CNEWA Connections: World Interfaith Harmony Week 2022

At the suggestion of King Abdullah II of Jordan, on 20 October 2010, the United Nations General Assembly established the first week of February as the annual observance of World Interfaith Harmony Week. It was derived from the concept expressed in the constitution of UNESCO that, “since wars begin in the minds of men (sic), it is in the minds of men that the defenses of peace must be constructed.”

On 4 February 2020, the General Assembly proclaimed 4 February to be the International Day of Human Fraternity. Occurring as it does during World Interfaith Harmony Week, it is a recognition of an important example of the harmony witnessed exactly one year earlier in the United Arab Emirates. There, Pope Francis and Sheikh Ahmad al-Tayyib, Grand Imam of al-Azhar University in Cairo, signed the document entitled, “Human Fraternity for World Peace and Living Together.”

Both the World Interfaith Harmony Week and the International Day of Human Fraternity reflect what Swiss theologian Hans Küng said at a lecture at the University of California in San Diego in March 1991: “No peace among nations until peace among religions.”

While it is not only unfair but also inaccurate to see religion as the sole or even primary cause of all the conflicts in the world, it is also naïve or disingenuous to overlook the fact that far too many of these conflicts have a religious component. Religion provides powerful symbols that can unite people or unite one people against another. Religion can — sometimes knowingly other times not — be coopted into political or economic conflicts, almost inevitably making those conflicts more intractable. Even now, there has been an increase in sectarian violence in Africa and India, and a rise in anti-Semitism in some countries.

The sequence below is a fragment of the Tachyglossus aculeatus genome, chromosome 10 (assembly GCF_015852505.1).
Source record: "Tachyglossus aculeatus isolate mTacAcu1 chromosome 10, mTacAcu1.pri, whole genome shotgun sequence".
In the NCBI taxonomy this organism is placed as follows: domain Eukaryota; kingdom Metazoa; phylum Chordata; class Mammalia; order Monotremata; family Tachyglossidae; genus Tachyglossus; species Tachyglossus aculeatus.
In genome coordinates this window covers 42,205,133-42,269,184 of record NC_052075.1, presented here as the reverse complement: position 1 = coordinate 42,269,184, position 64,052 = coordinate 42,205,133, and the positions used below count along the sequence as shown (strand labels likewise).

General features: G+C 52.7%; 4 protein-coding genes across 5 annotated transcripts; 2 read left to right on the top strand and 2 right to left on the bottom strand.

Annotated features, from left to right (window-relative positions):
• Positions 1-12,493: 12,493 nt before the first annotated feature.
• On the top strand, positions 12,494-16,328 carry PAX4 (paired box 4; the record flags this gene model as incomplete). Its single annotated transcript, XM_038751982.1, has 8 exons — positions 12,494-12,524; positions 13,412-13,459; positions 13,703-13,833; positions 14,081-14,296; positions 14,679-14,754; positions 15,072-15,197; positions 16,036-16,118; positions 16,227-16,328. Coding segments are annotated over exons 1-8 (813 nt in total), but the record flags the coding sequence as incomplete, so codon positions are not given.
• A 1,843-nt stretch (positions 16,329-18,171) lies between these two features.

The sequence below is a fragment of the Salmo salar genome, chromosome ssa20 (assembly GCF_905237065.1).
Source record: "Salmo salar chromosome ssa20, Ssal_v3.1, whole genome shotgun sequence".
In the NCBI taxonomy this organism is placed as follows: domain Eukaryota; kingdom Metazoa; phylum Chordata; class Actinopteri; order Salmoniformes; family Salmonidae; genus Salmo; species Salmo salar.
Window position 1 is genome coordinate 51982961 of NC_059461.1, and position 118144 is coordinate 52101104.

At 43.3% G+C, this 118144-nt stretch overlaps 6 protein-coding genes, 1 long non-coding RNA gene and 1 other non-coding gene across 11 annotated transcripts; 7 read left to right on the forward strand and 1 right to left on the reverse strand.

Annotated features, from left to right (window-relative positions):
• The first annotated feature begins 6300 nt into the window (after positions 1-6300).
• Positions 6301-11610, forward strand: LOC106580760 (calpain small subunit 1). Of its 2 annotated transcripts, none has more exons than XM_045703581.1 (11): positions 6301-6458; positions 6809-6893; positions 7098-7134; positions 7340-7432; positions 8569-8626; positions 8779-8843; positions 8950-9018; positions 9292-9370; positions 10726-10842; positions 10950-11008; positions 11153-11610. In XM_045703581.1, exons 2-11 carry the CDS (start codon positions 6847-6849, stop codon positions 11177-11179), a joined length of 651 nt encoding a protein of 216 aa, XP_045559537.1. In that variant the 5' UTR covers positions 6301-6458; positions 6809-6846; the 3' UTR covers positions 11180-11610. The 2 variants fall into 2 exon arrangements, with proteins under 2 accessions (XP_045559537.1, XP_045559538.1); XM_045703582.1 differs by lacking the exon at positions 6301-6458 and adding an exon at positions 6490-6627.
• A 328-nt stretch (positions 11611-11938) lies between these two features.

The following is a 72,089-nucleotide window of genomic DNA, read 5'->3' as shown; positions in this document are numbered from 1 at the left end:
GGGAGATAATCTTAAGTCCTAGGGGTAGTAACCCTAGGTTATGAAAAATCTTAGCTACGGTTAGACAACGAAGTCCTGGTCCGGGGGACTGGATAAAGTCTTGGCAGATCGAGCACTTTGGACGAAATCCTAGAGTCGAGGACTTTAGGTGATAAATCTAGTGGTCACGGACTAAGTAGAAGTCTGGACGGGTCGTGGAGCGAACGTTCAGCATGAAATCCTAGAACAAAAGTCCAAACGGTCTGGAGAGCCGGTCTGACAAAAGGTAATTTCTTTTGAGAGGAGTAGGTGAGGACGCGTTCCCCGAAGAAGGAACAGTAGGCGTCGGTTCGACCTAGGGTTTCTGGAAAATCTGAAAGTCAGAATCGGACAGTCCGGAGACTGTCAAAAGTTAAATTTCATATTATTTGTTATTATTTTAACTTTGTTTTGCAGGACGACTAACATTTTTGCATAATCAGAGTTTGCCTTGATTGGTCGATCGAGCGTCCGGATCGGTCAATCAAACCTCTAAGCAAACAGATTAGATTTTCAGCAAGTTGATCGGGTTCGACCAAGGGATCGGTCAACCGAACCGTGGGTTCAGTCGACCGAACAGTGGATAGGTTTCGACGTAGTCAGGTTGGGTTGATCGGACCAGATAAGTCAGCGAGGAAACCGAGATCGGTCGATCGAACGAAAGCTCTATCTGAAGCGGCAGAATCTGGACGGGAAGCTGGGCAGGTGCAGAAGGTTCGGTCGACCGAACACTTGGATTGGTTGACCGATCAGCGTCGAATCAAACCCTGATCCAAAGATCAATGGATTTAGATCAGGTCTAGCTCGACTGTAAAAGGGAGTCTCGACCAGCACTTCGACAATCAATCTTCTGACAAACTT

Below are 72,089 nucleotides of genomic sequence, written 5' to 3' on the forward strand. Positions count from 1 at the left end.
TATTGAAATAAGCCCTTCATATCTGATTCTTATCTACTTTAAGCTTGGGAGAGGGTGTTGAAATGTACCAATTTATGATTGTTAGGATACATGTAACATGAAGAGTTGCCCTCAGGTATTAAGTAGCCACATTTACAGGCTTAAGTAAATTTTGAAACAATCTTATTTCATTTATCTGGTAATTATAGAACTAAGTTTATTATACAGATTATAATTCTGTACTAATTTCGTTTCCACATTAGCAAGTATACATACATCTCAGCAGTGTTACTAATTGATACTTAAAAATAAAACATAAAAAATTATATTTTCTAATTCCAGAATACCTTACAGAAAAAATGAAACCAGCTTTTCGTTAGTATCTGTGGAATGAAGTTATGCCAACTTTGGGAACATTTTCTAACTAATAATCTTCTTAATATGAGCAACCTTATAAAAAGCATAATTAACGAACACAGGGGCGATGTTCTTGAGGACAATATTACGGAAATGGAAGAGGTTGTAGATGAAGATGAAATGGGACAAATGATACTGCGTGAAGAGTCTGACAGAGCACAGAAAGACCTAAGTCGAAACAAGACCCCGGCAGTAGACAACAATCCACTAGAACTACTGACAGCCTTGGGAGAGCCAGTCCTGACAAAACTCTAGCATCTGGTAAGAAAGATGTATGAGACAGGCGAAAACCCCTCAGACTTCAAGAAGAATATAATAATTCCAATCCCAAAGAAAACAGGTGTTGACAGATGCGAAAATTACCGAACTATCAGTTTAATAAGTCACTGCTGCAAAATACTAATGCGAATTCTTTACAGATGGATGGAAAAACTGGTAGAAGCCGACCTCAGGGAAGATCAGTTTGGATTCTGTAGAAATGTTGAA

Both observances during the first week of February remind us that it is morally incumbent upon all religions to be instruments of peace and reconciliation on the planet. It is not enough to condemn violence and bigotry. It is not enough to be personally nonviolent. All religions, their leaders and their faithful must work proactively to eliminate violence and religious bigotry from our world.

Sister Mary Nassar, director of Our Lady Of Lebanon School in Rmeish, Lebanon, chats with one of the Muslims students who attend the school. (photo: Raghida Skaff)

Both the United Nations and religious leaders around the world recognize this and strive to make religion a force for peace, reconciliation and fraternity and not a force for division and violence. The document “Human Fraternity” is an initial step by the Catholic Church and Sunni Islam, the two largest faith traditions in the world, to make this a reality.

Coming as they do from the United Nations, World Interfaith Harmony Week and the International Day for Human Fraternity call attention every year to the need and obligation for all religions to work together to bring about harmony and human fraternity on a global scale. 

These observances are by no means peripheral to the mission of CNEWA. Among the tasks that CNEWA sees as part of its mission are education and dialogue — ecumenical (between Christians) and interfaith (with non-Christian religions). Nor is this something that exists merely on paper. In CNEWA’s “world,” Muslims are often the majority; in India the majority are Hindus, Buddhists and Jains; and in some countries, such as Iraq, there are ancient religions that predate both Christianity and Islam. By caring and providing for the needs of people of all faiths where it works, CNEWA gives practical witness to this annual call not only for harmony between religions, but indeed for practical human fraternity.

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